# Retention rate

The term "retention rate" is used in a variety of fields, including marketing, investing, education, in the workplace and in clinical trials. Maintaining retention in each of these fields often results in a positive outcome for the overall organization or school, or pharmacological study. In marketing, retention rate is used to count customers and track customer activity irrespective of the number of transactions (or dollar value of those transactions) made by each customer.

"Retention rate is the ratio of the number of retained customers to the number at risk. In contractual situations, it makes sense to talk about the number of customers currently under contract and the percentage retained when the contract period runs out." This term should not be confused with growth (decline) in customer counts. Retention refers only to existing customers in contractual situations. "In non-contractual situations (such as catalog sales), it makes less sense to talk about the current number of customers, but instead to count the number of customers of a specified recency." In a survey of nearly 200 senior marketing managers, 63 percent responded that they found the "retention rate" metric very useful.[1]

## Additional Usage of the Term

In the investment field, Retention Rate (also called earnings retention ratio, plowback ratio) is the proportion of net income that is not paid in dividends. A firm earning $80 million after taxes and paying dividends of$20 million has a retention rate of $60 million/$80 million, or 75%. A high retention rate makes it more likely a firm's income and dividends will grow in future years. It's often expressed as a percentage.

Retention rate is calculated as: $\frac{(NetIncome-Dividends)}{Net Income}$

Retention rate may also refer to colleges. According to the FAFSA, the retention rate is the percentage of a school’s first-time, first-year undergraduate students who continue at that school the next year. For example, a student who studies full-time in the fall semester and keeps on studying in the program in the next fall semester is counted in this rate.[2]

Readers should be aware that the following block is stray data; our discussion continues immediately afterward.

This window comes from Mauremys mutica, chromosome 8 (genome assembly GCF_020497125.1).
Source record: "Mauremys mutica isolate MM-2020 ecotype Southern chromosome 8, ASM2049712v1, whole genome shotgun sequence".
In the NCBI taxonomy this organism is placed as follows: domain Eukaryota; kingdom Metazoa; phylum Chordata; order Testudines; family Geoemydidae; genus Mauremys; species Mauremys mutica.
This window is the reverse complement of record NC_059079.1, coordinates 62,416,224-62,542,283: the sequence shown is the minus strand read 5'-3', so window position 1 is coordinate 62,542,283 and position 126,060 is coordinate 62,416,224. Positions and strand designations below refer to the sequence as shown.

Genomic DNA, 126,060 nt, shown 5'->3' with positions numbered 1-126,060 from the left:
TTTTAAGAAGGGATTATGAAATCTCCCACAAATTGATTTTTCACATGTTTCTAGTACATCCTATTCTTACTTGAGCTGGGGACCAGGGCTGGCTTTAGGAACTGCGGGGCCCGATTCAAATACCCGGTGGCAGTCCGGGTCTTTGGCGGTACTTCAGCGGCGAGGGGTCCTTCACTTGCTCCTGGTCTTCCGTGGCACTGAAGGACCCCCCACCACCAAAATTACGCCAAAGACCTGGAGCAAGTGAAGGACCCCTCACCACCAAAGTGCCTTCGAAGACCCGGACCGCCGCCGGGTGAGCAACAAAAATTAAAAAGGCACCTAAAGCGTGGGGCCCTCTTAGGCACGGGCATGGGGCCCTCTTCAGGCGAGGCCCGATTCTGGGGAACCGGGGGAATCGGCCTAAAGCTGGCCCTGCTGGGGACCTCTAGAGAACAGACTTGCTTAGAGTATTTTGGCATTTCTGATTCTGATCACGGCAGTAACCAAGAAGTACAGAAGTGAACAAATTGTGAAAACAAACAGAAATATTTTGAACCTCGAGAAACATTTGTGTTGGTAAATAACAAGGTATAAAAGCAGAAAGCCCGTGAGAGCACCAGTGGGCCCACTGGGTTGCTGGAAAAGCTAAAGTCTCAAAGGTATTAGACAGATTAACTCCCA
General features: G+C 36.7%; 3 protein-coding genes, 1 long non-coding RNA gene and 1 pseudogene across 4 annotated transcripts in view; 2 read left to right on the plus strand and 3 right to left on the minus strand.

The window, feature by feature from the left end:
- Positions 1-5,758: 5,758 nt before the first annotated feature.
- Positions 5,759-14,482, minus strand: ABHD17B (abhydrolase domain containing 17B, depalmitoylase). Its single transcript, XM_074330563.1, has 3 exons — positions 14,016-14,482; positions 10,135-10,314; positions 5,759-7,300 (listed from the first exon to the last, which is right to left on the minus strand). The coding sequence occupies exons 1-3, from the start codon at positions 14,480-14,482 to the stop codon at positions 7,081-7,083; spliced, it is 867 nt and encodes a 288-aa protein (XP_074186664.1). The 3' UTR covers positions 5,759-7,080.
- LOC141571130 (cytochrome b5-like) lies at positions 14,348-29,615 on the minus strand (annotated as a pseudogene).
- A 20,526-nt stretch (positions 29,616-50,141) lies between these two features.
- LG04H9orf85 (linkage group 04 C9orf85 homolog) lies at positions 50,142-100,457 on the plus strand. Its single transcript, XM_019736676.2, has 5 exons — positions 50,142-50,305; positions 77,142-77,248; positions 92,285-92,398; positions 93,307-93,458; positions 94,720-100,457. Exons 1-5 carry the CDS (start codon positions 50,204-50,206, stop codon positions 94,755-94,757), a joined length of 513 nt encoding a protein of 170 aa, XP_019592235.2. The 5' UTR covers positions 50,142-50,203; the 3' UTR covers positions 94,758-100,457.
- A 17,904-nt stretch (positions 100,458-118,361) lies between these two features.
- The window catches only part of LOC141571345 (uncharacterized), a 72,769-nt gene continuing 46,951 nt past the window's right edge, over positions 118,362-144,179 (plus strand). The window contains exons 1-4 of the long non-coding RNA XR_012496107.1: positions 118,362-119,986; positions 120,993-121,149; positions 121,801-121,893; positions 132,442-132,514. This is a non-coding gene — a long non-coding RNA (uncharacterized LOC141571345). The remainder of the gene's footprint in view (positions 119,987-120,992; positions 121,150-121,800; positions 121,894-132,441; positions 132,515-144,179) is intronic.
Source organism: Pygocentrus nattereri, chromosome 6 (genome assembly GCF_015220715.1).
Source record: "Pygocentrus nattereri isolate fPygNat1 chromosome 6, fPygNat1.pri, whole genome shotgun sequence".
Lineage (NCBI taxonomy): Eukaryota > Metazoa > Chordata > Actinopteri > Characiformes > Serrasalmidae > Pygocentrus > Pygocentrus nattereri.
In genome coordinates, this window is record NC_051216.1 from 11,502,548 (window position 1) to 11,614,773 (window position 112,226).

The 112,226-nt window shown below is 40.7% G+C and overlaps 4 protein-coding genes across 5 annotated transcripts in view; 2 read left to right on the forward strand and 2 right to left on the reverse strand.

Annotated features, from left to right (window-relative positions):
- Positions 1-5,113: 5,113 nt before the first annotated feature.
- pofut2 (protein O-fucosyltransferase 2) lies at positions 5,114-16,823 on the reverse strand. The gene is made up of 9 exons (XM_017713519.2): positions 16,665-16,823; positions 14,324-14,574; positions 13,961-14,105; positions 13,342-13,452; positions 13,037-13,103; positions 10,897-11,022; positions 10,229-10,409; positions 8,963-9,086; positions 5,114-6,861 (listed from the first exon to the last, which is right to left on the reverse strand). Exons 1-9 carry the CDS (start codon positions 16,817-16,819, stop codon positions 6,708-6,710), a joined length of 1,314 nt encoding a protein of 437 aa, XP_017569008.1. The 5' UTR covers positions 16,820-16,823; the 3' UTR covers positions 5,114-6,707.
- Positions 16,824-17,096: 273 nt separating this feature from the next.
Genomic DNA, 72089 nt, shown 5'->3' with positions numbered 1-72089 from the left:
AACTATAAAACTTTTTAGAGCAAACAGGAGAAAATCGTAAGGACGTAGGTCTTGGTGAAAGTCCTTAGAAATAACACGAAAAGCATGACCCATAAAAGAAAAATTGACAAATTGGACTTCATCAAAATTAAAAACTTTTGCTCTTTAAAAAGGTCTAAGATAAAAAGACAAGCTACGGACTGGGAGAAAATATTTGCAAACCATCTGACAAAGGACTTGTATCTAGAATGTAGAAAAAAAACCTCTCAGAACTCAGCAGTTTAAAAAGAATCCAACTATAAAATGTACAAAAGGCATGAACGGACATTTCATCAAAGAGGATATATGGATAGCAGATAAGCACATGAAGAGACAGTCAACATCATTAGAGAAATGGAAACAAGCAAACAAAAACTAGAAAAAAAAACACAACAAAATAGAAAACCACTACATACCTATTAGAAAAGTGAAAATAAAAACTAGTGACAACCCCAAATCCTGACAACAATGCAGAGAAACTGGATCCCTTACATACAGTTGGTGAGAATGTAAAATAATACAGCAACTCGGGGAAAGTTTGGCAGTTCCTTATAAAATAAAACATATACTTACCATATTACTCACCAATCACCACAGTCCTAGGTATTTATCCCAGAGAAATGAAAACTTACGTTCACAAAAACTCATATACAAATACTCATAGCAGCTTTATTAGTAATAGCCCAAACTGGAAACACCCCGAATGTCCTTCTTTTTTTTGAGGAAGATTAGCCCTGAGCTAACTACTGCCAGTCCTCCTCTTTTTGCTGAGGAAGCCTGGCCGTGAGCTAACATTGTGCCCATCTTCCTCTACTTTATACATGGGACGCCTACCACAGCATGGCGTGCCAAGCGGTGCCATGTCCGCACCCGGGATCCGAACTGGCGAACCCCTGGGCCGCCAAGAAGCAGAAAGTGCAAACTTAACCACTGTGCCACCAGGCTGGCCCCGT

## Purpose

The purpose of the "retention rate" metric in a marketing atmosphere is to monitor firm performance in attracting and retaining customers. "Only recently have most marketers worried about developing metrics that focus on individual customers. In order to begin to think about managing individual customer relationships, the firm must first be able to count its customers. Although consistency in counting customers is probably more important than formulating a precise definition, a definition is needed nonetheless. In particular, we think the definition of and the counting of customers will be different in contractual versus non-contractual situations." [1] In the workplace arena, the purpose of the retention rate is to assist organizations with deciding when to take action in order to keep employees happy and motivated.[3] According to a survey by CNN Money, the top 100 best companies to work for had less than a 3% turnover rate during a 12 month period.[4]

## Construction

"Retention applies to contractual situations in which customers are either retained or not. Customers either renew their magazine subscriptions or let them run out. Customers maintain a current account with a bank until they close it. Renters pay rent until they move out. These are examples of pure customer retention situations where customers are either retained or considered lost for good. In these situations, firms pay close attention to retention rates." [1]

Retention Rate: The ratio of the number of customers retained to the number at risk.[1]

## Workplace

Retention in the workplace refers to “the percentage of employees who were employed at the beginning of a period, and remain with the company at the end of the period”.[5] For example, in January, 2010, Company A had 500 employees. After one year, 200 of the 500 employees were still working for the company. The retention rate is 200/500 = 40%.

## Methodologies

No retention rate methodologies have been independently audited by the Marketing Accountability Standards Board (MASB) according to MMAP (Marketing Metric Audit Protocol).[6]

## References

1. ^ a b c d Farris, Paul W.; Neil T. Bendle; Phillip E. Pfeifer; David J. Reibstein (2010). Marketing Metrics: The Definitive Guide to Measuring Marketing Performance. Upper Saddle River, New Jersey: Pearson Education, Inc. ISBN 0137058292. Content from this book used in this article has been licensed under Creative Commons Attribution Share Alike 3.0 and Gnu Free Documentation License and be modified and reused. The Marketing Accountability Standards Board (MASB) endorses the definitions, purposes, and constructs of classes of measures that appear in Marketing Metrics as part of its ongoing Common Language: Marketing Activities and Metrics Project.
2. ^ http://www.fafsa.ed.gov/help/fotw91n.htm